It’s the dark art of the audio world. Most artists don’t know what it is, and most engineers and mixers struggle to define it. With the quality and accessibility of plugins today, many young producers are trying their hand at mastering, usually with less-than-pleasing results.
Luckily there are still a few true professionals left who are dedicated to the art and skill of mastering; who are able to deliver loudness, clarity, translation, and flow in a way that leaves the rest of us asking how. Troy Glessner is one of those men, with credits ranging across genres and including heavy hitters like Underoath, August Burns Red, and Devin Townsend.
I discovered Troy years ago when I realized that many of my favorite records had his name printed in the credits, and I’ve trusted him to master almost every mix of mine since. I love what he does, and it’s always right the first time. I decided it’s time that I ask a few questions and get a glimpse into his gear, philosophy, and workflow. And if you’re still mastering your own mixes, I hope this interview inspires you to check the back page of your favorite albums and try to connect with a real professional to master your projects. Trust me, you won’t go back.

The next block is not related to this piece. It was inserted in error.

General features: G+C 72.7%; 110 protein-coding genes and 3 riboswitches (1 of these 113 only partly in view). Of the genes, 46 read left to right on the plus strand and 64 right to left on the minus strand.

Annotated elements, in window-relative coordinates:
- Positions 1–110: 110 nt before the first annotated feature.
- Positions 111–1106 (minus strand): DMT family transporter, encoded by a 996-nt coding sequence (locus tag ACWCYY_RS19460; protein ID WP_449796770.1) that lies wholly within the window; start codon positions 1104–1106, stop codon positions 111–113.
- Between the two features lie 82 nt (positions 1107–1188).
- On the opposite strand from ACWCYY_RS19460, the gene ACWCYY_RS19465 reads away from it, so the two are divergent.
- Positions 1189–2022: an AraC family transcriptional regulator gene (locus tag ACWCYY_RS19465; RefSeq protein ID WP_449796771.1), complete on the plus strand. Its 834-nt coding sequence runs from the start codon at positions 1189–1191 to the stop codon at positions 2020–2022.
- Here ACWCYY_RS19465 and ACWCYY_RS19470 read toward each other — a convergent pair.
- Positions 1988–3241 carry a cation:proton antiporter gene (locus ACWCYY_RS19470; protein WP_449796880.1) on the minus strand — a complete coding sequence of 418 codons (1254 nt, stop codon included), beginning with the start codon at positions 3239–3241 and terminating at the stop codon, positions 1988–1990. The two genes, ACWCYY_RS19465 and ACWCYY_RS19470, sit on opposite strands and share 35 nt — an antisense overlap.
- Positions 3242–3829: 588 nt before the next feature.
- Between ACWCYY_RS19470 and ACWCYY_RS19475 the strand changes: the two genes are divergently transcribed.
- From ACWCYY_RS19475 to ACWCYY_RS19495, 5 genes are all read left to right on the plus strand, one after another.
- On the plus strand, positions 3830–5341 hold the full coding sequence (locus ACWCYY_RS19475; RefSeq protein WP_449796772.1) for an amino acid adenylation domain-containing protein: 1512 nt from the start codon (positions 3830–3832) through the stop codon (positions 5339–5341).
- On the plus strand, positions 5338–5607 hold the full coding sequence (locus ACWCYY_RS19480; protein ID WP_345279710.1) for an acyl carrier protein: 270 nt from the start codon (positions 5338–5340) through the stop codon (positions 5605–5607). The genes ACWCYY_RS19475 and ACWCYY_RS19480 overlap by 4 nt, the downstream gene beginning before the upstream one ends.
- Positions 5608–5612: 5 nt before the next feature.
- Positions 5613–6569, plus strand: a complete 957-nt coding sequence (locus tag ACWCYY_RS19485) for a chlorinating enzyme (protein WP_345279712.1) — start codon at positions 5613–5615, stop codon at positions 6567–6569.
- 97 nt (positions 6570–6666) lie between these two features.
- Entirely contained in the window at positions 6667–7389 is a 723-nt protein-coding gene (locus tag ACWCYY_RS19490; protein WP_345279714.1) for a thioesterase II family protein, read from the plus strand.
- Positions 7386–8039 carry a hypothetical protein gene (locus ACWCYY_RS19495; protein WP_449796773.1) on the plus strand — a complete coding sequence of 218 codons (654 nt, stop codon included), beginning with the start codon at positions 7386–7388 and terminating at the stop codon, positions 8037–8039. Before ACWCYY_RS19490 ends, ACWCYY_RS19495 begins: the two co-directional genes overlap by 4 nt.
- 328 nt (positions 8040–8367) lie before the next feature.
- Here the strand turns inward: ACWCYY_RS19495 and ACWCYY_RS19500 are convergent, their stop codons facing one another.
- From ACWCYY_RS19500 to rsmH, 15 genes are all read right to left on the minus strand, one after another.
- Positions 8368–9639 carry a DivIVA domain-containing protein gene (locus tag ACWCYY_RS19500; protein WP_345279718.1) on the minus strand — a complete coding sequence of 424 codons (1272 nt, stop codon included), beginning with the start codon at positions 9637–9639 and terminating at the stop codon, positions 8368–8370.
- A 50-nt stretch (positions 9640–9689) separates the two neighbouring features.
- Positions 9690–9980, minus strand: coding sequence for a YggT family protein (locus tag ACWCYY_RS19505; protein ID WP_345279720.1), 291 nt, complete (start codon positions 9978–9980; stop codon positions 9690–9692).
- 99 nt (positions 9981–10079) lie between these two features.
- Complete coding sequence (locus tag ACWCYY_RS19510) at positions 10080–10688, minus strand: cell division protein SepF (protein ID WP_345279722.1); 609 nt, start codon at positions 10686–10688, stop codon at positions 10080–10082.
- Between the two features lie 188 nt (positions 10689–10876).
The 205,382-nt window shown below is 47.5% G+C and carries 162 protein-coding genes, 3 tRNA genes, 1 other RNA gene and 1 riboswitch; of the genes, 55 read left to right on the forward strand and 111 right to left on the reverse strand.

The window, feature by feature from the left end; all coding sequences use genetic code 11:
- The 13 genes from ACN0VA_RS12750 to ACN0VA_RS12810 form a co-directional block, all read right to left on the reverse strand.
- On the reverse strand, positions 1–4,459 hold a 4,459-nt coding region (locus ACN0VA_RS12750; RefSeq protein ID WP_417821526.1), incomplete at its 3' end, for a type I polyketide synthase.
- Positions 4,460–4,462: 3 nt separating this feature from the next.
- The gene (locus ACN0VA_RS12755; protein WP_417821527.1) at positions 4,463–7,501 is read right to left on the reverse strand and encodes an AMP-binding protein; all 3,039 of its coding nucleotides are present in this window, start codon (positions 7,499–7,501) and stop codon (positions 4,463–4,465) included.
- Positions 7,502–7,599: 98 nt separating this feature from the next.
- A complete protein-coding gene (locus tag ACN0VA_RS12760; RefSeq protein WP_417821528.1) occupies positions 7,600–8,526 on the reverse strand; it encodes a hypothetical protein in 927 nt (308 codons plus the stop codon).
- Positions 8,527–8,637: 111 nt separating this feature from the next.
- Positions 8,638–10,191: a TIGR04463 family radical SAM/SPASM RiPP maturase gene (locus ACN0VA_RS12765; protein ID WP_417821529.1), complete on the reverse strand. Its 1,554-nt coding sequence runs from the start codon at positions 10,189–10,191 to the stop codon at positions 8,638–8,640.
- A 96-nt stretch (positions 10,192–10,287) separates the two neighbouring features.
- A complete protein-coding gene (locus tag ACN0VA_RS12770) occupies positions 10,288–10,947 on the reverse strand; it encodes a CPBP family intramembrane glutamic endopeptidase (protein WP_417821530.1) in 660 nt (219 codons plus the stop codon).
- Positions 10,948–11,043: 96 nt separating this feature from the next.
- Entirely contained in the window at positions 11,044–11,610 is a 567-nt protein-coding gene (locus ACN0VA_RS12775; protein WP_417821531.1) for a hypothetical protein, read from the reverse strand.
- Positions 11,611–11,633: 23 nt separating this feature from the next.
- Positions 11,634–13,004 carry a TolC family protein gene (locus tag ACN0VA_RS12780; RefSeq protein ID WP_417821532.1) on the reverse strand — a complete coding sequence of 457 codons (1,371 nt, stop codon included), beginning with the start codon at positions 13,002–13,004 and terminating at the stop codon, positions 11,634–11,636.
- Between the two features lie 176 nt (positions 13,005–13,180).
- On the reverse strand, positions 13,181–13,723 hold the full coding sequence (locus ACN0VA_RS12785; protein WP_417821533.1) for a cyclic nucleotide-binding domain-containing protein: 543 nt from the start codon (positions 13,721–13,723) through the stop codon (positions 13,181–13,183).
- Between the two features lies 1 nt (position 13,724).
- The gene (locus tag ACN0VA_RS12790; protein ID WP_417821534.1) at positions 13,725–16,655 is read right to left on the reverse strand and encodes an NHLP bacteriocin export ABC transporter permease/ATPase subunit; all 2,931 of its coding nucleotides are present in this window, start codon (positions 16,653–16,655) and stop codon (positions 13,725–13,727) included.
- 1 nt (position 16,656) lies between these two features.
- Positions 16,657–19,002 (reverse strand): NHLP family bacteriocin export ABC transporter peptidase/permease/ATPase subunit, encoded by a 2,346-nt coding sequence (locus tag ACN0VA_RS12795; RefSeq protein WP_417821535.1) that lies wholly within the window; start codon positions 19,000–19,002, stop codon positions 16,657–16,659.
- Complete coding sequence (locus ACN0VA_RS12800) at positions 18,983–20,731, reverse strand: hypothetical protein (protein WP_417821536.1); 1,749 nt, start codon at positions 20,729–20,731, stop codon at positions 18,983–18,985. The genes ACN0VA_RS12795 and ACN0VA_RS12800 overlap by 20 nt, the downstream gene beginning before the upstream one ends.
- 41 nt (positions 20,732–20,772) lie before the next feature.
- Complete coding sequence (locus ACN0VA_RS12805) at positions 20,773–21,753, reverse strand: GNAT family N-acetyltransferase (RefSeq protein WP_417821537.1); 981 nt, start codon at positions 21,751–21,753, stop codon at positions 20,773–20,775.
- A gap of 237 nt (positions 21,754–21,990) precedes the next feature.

I could never really relate to the desire to become a mastering engineer. Why did you get into mastering, and what was the journey that lead there?
In junior high we used to play in my parents’ garage. The way we recorded was bouncing back and fourth between cassette decks with RCA cables that allowed us to add one track at a time. It was very crude, but once we had the song tracked I would play it in my car and think something was missing. I had no idea what mastering was, or even that it existed at the time. I just knew that when I bought a commercial release, it had a different aspect to it that my crappy cassette deck bounces didn’t have. It was an aspect beyond my format limitations. So I would bring our final cassette mix into the house and run it through the Technics 30 band graphic EQ on my parents’ home stereo to even it out, control low end, make sure the mids would be pokey but not too pokey. I didn’t know it, but I was mastering. It was a VERY natural step of the recording process for me. I was doing it on my own before I knew the job really existed.